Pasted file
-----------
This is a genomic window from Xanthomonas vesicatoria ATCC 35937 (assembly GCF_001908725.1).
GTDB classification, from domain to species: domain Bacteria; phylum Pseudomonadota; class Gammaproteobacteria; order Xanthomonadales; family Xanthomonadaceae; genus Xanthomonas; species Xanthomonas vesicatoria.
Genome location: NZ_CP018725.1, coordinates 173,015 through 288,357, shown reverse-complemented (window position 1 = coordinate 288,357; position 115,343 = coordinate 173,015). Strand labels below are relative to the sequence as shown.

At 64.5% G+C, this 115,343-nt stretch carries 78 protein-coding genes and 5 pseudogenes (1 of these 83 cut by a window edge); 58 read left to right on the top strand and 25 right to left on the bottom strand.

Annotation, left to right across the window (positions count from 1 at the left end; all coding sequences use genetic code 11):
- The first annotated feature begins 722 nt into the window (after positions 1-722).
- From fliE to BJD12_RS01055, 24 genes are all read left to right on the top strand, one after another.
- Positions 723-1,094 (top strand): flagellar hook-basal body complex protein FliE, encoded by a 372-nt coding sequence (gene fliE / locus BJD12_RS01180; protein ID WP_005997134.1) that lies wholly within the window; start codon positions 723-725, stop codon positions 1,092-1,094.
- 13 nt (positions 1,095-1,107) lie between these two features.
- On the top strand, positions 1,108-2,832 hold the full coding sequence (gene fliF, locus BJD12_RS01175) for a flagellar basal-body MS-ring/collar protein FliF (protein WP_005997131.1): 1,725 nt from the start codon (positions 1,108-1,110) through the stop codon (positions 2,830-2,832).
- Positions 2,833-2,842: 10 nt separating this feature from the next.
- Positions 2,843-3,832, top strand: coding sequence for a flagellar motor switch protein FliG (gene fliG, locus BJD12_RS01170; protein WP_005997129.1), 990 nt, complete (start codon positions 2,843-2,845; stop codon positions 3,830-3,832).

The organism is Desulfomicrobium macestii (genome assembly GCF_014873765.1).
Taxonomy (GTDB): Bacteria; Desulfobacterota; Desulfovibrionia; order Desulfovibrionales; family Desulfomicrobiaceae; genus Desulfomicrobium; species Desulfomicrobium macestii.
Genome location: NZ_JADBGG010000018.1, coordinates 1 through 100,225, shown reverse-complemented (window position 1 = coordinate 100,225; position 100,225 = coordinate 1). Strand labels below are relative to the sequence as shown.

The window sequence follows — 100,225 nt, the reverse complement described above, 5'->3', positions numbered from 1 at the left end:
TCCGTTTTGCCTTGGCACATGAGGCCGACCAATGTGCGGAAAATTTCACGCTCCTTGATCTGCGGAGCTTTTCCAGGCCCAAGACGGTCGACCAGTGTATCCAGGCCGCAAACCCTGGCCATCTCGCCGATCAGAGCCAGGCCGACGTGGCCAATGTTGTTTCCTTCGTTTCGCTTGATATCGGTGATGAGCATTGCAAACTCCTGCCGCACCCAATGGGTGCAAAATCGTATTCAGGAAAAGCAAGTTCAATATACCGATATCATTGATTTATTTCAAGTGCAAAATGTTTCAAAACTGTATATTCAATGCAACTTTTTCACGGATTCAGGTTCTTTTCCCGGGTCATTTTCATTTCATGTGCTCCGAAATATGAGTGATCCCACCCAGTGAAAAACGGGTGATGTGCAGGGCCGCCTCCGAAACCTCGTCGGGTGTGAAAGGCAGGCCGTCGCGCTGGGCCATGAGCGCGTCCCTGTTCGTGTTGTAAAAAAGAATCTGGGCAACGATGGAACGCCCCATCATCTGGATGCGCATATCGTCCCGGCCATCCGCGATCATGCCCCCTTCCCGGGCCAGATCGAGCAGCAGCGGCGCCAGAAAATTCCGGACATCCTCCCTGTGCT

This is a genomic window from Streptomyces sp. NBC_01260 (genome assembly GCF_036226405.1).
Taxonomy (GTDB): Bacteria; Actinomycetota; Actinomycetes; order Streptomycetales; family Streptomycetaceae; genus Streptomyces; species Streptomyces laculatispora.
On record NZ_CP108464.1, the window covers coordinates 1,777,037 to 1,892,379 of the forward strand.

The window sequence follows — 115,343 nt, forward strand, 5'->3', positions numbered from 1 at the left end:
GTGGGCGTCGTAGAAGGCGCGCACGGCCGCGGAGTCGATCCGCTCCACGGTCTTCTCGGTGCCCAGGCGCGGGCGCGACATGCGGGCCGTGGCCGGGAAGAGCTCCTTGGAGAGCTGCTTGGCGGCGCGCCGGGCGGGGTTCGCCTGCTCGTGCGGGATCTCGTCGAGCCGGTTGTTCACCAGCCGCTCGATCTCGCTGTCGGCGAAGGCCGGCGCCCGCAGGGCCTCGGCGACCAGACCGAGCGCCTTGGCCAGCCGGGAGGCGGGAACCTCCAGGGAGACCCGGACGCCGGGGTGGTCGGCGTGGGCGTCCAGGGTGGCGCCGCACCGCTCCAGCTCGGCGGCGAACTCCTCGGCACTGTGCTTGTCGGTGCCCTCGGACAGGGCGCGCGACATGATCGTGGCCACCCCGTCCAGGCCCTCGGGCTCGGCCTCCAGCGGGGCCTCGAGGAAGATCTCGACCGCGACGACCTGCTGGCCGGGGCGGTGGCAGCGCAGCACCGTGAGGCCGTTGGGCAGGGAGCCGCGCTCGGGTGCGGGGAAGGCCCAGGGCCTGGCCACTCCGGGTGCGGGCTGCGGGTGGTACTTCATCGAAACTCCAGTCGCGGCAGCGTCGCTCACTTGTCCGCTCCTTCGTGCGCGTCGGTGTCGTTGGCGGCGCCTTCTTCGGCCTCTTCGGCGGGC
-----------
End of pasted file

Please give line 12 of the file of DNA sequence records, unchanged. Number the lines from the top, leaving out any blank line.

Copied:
- Positions 2,843-3,832, top strand: coding sequence for a flagellar motor switch protein FliG (gene fliG, locus BJD12_RS01170; protein WP_005997129.1), 990 nt, complete (start codon positions 2,843-2,845; stop codon positions 3,830-3,832).